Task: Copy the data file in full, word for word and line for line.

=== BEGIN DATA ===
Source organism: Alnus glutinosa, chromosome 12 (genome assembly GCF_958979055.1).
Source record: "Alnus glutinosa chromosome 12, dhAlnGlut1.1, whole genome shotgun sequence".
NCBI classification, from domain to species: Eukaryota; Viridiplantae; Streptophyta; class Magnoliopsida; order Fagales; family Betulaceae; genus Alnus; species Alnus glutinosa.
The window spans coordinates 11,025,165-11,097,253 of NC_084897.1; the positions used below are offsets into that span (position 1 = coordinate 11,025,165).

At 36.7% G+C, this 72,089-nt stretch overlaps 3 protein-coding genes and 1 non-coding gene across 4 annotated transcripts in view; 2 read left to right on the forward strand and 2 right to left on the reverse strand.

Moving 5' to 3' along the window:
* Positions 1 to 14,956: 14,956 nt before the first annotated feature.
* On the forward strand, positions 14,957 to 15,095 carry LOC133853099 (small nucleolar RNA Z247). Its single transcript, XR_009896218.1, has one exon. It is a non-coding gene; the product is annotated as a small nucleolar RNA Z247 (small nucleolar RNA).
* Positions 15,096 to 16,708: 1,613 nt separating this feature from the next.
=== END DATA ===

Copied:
Source organism: Alnus glutinosa, chromosome 12 (genome assembly GCF_958979055.1).
Source record: "Alnus glutinosa chromosome 12, dhAlnGlut1.1, whole genome shotgun sequence".
NCBI classification, from domain to species: Eukaryota; Viridiplantae; Streptophyta; class Magnoliopsida; order Fagales; family Betulaceae; genus Alnus; species Alnus glutinosa.
The window spans coordinates 11,025,165-11,097,253 of NC_084897.1; the positions used below are offsets into that span (position 1 = coordinate 11,025,165).

At 36.7% G+C, this 72,089-nt stretch overlaps 3 protein-coding genes and 1 non-coding gene across 4 annotated transcripts in view; 2 read left to right on the forward strand and 2 right to left on the reverse strand.

Moving 5' to 3' along the window:
* Positions 1 to 14,956: 14,956 nt before the first annotated feature.
* On the forward strand, positions 14,957 to 15,095 carry LOC133853099 (small nucleolar RNA Z247). Its single transcript, XR_009896218.1, has one exon. It is a non-coding gene; the product is annotated as a small nucleolar RNA Z247 (small nucleolar RNA).
* Positions 15,096 to 16,708: 1,613 nt separating this feature from the next.